You are the effective regulators of this national resource.  Half of you are based outside the UK.  You are damaging the credibility of self-regulation of this national resource, and I ask you to set aside your private, commercial interests, and hold Nominet’s directors to account.  Do your duty!


Emily Taylor

Oscar O’Connor

Lucien Taylor

7 responses to “Open letter to Nominet’s top members

  1. I sent a similar open letter to Nominet just a few weeks ago outlining my concern, a small part of which I include below (it was a massive emailing covering their plans to use Nominets monopoly to push other services like cyber-assist commercially). I did not ask for specific feedback, but I did get feedback from Simon and Lesley saying they had read and would take my comments on board.


    The main thing that disturbed me with regards to the .UK “consultation” was the lack of proper consultation and lack of evidence to support the claim/need/demand.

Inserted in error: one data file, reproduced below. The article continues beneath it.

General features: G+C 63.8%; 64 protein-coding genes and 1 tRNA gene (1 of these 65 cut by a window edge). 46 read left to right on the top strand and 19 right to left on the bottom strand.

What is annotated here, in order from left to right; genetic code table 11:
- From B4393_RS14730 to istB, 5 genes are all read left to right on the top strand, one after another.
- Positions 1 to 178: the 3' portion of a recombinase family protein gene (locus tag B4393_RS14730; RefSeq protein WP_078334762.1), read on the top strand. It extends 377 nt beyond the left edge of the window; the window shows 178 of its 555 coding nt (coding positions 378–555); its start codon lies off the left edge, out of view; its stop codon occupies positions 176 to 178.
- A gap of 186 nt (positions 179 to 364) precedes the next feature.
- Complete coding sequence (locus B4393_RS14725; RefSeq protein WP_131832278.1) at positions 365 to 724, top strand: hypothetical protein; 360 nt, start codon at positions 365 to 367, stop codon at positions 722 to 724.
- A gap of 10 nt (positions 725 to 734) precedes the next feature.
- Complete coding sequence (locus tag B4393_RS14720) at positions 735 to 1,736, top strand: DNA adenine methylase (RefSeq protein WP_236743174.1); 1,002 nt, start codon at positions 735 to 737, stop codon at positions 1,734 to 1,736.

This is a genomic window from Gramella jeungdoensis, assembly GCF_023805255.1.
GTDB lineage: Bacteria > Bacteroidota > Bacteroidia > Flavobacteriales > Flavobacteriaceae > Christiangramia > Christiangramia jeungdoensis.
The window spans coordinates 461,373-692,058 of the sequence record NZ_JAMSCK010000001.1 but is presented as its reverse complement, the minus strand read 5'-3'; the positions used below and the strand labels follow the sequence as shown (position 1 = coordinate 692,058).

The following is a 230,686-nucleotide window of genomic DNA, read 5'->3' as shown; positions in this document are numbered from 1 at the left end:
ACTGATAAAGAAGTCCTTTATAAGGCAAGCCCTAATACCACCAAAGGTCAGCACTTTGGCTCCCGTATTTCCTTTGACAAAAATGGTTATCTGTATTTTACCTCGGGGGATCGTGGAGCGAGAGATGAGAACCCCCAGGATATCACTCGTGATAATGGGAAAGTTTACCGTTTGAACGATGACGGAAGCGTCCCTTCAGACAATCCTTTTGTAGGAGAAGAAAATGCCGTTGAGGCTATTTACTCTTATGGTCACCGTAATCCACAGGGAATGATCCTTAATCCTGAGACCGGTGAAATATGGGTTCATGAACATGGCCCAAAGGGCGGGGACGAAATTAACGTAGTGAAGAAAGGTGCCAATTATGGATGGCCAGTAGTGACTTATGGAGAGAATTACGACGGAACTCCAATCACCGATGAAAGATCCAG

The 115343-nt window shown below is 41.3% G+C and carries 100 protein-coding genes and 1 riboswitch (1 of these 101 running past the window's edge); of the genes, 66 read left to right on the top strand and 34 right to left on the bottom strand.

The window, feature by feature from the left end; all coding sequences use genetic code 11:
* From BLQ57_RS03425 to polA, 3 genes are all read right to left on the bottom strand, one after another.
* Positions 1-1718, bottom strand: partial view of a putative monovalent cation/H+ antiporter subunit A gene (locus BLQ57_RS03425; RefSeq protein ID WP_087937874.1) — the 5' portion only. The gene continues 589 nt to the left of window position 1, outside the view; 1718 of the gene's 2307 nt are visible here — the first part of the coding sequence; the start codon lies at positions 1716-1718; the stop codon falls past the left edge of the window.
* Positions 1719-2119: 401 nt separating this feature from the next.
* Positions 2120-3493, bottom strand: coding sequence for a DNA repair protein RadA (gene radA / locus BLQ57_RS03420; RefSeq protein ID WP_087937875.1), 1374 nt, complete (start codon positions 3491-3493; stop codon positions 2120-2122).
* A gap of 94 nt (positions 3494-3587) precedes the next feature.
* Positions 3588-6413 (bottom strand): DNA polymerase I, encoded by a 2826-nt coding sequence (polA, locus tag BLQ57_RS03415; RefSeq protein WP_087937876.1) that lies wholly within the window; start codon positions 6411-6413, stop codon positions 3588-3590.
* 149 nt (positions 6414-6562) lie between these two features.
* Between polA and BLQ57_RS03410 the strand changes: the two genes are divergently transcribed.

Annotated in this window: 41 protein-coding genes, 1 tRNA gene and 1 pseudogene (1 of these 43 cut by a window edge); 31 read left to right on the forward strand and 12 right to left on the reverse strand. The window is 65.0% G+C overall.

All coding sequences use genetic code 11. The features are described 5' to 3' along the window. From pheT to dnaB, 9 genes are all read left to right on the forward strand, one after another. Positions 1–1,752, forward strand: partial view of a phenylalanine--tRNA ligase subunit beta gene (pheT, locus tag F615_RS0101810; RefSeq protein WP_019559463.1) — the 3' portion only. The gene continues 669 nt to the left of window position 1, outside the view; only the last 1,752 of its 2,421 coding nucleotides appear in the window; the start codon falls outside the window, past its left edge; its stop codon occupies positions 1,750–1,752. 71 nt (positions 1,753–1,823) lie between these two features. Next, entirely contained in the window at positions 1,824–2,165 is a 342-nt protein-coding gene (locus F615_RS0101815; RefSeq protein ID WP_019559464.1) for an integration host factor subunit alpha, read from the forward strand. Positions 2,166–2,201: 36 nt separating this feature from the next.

When the consultation responses were reported to the membership:

    – The people who contacted Nominet with written responses appeared overwhelmingly against the specific proposal and largely against the general/overall .UK proposal.

    – The people who consulted with Nominet directly within private meetings did not have to disclose their thoughts.

    – A number of the members with largest proportional votes (and to whom Nominet is most beholden) did not provide written responses but met with Nominet directly and in private.

    This can be interpreted in many different ways, but to me either:

    – Nominet put its own and/or non-members parties interests and views before those of the membership